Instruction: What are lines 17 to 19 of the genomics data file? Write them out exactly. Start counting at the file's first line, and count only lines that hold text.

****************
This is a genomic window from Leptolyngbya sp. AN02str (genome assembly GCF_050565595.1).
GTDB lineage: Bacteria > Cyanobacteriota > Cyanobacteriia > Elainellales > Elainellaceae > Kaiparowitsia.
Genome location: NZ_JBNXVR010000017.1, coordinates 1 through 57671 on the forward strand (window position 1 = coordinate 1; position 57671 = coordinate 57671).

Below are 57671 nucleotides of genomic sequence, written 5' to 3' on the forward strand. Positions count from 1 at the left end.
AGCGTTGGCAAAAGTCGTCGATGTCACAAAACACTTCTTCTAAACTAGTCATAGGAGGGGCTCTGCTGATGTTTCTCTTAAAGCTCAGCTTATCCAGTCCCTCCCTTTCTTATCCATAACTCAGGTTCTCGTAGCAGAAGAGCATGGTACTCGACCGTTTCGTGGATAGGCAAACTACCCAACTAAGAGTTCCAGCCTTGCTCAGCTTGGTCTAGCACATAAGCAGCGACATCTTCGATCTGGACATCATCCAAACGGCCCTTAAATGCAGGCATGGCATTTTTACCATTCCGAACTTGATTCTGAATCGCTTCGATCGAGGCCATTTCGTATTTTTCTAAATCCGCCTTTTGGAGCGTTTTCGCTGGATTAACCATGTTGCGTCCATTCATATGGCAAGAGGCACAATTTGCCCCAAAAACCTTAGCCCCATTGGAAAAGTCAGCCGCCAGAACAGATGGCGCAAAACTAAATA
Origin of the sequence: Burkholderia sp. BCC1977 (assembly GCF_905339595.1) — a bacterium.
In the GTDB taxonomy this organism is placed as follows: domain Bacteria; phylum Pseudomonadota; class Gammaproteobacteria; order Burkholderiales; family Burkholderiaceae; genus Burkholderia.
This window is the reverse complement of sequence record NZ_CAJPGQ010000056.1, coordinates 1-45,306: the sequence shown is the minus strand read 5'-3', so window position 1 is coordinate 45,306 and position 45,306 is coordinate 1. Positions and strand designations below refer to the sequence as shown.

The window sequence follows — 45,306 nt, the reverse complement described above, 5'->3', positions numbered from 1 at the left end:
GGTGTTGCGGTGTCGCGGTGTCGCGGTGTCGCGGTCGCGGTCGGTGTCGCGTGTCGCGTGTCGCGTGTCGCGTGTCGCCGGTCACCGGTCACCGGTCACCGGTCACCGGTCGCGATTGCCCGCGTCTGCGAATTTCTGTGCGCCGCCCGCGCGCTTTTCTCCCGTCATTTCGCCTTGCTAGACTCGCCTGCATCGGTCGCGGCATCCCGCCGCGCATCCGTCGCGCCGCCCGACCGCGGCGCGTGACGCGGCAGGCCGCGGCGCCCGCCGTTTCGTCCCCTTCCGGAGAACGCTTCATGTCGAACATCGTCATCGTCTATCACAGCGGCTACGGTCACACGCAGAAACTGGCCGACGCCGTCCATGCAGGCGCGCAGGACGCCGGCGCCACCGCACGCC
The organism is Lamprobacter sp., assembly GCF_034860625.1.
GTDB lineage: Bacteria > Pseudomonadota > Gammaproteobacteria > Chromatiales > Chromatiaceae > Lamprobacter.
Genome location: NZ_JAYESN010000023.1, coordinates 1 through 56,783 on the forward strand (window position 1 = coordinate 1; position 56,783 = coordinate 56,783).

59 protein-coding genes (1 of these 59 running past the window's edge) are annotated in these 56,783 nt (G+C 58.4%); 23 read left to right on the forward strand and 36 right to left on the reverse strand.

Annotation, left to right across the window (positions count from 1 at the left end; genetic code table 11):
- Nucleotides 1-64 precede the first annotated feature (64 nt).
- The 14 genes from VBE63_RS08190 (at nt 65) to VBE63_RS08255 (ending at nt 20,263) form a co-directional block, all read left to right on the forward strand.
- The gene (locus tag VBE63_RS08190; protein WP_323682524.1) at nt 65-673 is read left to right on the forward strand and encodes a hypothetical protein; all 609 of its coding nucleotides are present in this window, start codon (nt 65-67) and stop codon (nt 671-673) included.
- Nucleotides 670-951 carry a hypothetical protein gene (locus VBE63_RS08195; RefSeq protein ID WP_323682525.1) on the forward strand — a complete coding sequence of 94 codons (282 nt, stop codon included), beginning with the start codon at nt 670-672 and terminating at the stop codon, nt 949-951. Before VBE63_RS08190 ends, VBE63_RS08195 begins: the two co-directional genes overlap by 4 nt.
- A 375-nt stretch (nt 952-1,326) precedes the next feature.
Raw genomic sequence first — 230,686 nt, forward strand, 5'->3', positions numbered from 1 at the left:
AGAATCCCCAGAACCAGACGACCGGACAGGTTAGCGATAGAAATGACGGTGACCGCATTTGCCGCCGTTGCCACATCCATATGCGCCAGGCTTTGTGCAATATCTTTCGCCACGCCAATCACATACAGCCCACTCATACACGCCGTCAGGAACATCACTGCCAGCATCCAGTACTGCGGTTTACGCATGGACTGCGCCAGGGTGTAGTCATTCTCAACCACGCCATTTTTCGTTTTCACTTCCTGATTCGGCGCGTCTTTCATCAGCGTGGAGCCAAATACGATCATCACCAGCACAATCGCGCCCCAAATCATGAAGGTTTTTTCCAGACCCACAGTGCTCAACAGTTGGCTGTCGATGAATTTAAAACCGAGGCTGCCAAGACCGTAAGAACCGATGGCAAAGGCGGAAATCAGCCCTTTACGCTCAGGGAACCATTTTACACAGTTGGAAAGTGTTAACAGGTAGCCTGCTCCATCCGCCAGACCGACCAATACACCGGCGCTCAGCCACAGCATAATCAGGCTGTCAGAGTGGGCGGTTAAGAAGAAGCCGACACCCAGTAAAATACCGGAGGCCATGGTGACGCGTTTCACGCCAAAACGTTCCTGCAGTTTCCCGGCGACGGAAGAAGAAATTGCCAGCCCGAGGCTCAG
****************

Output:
- The 14 genes from VBE63_RS08190 (at nt 65) to VBE63_RS08255 (ending at nt 20,263) form a co-directional block, all read left to right on the forward strand.
- The gene (locus tag VBE63_RS08190; protein WP_323682524.1) at nt 65-673 is read left to right on the forward strand and encodes a hypothetical protein; all 609 of its coding nucleotides are present in this window, start codon (nt 65-67) and stop codon (nt 671-673) included.
- Nucleotides 670-951 carry a hypothetical protein gene (locus VBE63_RS08195; RefSeq protein ID WP_323682525.1) on the forward strand — a complete coding sequence of 94 codons (282 nt, stop codon included), beginning with the start codon at nt 670-672 and terminating at the stop codon, nt 949-951. Before VBE63_RS08190 ends, VBE63_RS08195 begins: the two co-directional genes overlap by 4 nt.